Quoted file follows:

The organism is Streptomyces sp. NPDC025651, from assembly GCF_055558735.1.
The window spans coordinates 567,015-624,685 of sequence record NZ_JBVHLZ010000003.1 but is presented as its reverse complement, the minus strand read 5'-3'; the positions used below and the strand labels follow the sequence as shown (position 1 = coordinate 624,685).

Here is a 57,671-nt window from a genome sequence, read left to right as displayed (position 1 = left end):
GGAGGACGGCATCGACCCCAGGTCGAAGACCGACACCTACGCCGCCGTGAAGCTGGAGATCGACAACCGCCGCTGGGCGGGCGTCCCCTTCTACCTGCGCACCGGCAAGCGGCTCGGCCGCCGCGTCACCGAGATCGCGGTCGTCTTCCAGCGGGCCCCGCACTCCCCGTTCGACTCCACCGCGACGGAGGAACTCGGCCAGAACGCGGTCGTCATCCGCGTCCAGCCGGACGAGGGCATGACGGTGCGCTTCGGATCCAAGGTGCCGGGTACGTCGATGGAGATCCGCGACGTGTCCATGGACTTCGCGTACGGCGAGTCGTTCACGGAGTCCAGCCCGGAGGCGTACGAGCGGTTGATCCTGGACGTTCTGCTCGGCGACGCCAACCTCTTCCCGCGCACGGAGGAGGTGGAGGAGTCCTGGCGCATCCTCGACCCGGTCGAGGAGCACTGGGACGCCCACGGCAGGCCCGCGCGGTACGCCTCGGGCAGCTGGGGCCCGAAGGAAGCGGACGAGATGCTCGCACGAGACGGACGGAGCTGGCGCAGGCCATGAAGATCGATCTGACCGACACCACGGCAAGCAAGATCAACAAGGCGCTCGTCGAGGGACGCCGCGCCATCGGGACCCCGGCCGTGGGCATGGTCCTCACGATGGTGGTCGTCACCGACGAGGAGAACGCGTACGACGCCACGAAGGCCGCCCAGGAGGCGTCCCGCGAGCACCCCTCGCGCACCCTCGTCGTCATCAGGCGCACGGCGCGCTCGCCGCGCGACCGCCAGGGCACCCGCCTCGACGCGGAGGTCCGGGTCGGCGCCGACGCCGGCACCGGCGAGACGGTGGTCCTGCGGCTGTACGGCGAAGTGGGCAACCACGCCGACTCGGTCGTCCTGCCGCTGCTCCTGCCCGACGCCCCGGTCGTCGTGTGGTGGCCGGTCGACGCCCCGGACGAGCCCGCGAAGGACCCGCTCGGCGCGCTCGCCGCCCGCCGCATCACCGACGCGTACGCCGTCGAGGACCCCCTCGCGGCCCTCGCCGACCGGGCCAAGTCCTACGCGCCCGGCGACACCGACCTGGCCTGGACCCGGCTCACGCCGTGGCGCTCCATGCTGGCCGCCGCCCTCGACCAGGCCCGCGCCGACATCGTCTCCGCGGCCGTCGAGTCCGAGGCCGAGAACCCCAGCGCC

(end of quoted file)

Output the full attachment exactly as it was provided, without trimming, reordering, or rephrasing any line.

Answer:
The organism is Streptomyces sp. NPDC025651, from assembly GCF_055558735.1.
The window spans coordinates 567,015-624,685 of sequence record NZ_JBVHLZ010000003.1 but is presented as its reverse complement, the minus strand read 5'-3'; the positions used below and the strand labels follow the sequence as shown (position 1 = coordinate 624,685).

Here is a 57,671-nt window from a genome sequence, read left to right as displayed (position 1 = left end):
GGAGGACGGCATCGACCCCAGGTCGAAGACCGACACCTACGCCGCCGTGAAGCTGGAGATCGACAACCGCCGCTGGGCGGGCGTCCCCTTCTACCTGCGCACCGGCAAGCGGCTCGGCCGCCGCGTCACCGAGATCGCGGTCGTCTTCCAGCGGGCCCCGCACTCCCCGTTCGACTCCACCGCGACGGAGGAACTCGGCCAGAACGCGGTCGTCATCCGCGTCCAGCCGGACGAGGGCATGACGGTGCGCTTCGGATCCAAGGTGCCGGGTACGTCGATGGAGATCCGCGACGTGTCCATGGACTTCGCGTACGGCGAGTCGTTCACGGAGTCCAGCCCGGAGGCGTACGAGCGGTTGATCCTGGACGTTCTGCTCGGCGACGCCAACCTCTTCCCGCGCACGGAGGAGGTGGAGGAGTCCTGGCGCATCCTCGACCCGGTCGAGGAGCACTGGGACGCCCACGGCAGGCCCGCGCGGTACGCCTCGGGCAGCTGGGGCCCGAAGGAAGCGGACGAGATGCTCGCACGAGACGGACGGAGCTGGCGCAGGCCATGAAGATCGATCTGACCGACACCACGGCAAGCAAGATCAACAAGGCGCTCGTCGAGGGACGCCGCGCCATCGGGACCCCGGCCGTGGGCATGGTCCTCACGATGGTGGTCGTCACCGACGAGGAGAACGCGTACGACGCCACGAAGGCCGCCCAGGAGGCGTCCCGCGAGCACCCCTCGCGCACCCTCGTCGTCATCAGGCGCACGGCGCGCTCGCCGCGCGACCGCCAGGGCACCCGCCTCGACGCGGAGGTCCGGGTCGGCGCCGACGCCGGCACCGGCGAGACGGTGGTCCTGCGGCTGTACGGCGAAGTGGGCAACCACGCCGACTCGGTCGTCCTGCCGCTGCTCCTGCCCGACGCCCCGGTCGTCGTGTGGTGGCCGGTCGACGCCCCGGACGAGCCCGCGAAGGACCCGCTCGGCGCGCTCGCCGCCCGCCGCATCACCGACGCGTACGCCGTCGAGGACCCCCTCGCGGCCCTCGCCGACCGGGCCAAGTCCTACGCGCCCGGCGACACCGACCTGGCCTGGACCCGGCTCACGCCGTGGCGCTCCATGCTGGCCGCCGCCCTCGACCAGGCCCGCGCCGACATCGTCTCCGCGGCCGTCGAGTCCGAGGCCGAGAACCCCAGCGCC